rent were signs of the times in Chanute.

A vendor hopes out-of-work customers can find a

silver lining...

Osa and Marty Johnson Museum Chanute Kansas

The Safari Museum and Library, housed in the old train depot

A fellow tourist (or museum escapee?)

roams the sidewalks of Chanute.

NuWa Industries headquarters NuWa fifth wheels

Debbie took us on a tour of the trailers in the new

show room.

Leaving Kansas, we had hundreds of miles of prairie and farmlands ahead of us on our way to Arizona.

Chanute, Kansas

March 30 - April 1, 2009 - In search of warranty repairs for

the trailer (the stove burner knobs became immoble under

high heat and the pocket door to the bedroom had come off

its track), we drove north from Arkansas to Kansas.  We felt

the warm air of the southern spring quickly slipping away.

Our beach days in Pensacola, just two weeks earlier,

seemed a lifetime ago as we drove north into a ferocious,

freezing headwind.  A nasty blizzard blanketed much of

southern Kansas and northern Oklahoma two days before

we arrived, killing some 3,500 head of cattle in Texas.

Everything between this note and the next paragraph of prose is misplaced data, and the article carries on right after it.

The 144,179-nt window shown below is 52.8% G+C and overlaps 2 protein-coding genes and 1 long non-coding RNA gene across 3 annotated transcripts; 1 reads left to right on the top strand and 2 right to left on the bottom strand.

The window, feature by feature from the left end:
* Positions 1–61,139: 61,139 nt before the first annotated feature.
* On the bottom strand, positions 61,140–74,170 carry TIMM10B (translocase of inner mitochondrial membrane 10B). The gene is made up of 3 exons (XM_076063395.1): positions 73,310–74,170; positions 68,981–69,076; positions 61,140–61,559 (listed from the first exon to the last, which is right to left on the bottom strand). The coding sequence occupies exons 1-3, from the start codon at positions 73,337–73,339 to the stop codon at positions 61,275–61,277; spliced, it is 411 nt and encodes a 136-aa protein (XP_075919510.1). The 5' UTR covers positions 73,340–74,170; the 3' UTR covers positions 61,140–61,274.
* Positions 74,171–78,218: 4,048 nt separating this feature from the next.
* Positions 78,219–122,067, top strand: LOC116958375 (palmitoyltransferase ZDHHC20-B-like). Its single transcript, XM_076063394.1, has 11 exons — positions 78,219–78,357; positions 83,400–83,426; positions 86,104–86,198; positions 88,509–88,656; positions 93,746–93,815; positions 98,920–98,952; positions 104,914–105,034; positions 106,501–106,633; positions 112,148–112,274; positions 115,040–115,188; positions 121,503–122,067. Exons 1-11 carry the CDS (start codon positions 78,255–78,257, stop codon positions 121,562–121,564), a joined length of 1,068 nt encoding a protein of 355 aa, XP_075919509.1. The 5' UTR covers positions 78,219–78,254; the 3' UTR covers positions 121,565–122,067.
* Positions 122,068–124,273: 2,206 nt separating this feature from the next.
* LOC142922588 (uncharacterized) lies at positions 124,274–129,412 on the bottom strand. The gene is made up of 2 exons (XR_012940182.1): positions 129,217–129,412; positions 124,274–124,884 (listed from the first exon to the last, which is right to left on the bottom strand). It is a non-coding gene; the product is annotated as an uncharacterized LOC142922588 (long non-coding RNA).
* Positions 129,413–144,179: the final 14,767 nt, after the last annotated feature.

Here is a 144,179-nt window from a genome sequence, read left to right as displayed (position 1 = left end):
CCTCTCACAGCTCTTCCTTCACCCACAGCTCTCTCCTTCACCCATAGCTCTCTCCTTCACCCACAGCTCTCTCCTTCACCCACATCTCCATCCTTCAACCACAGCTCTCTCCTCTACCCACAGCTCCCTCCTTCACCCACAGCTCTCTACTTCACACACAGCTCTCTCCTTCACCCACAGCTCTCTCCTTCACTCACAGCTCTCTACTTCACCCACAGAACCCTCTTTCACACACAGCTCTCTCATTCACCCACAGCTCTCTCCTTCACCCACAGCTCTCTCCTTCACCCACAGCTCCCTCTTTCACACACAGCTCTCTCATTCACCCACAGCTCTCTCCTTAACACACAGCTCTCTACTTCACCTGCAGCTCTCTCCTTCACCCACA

Remnants of the storm were visible on the roadside.  We

hadn't seen snow piles in a few years, and this was about as

much as we wanted to see for many years more!

We had enjoyed our visit to Chanute, Kansas

so much the previous year that we were

looking forward to seeing the town again.  We

hoped to hook up with some of the friendly

people who had made us feel so welcome at

the NuWa plant.  News in the RV industry and

world economy had gone from bleak last year

to jaw-droppingly disastrous this year.  We

heard rumors that Elkhart, Indiana, home of

the vast majority of RV industry

manufacturers, had lost some 15,000 jobs.

We had also heard over the winter that, after a 60-day temporary factory shutdown,

NuWa had decided to close its doors permanently.  With characteristic class and

concern for their customers, they had set aside enough cash to cover all warranty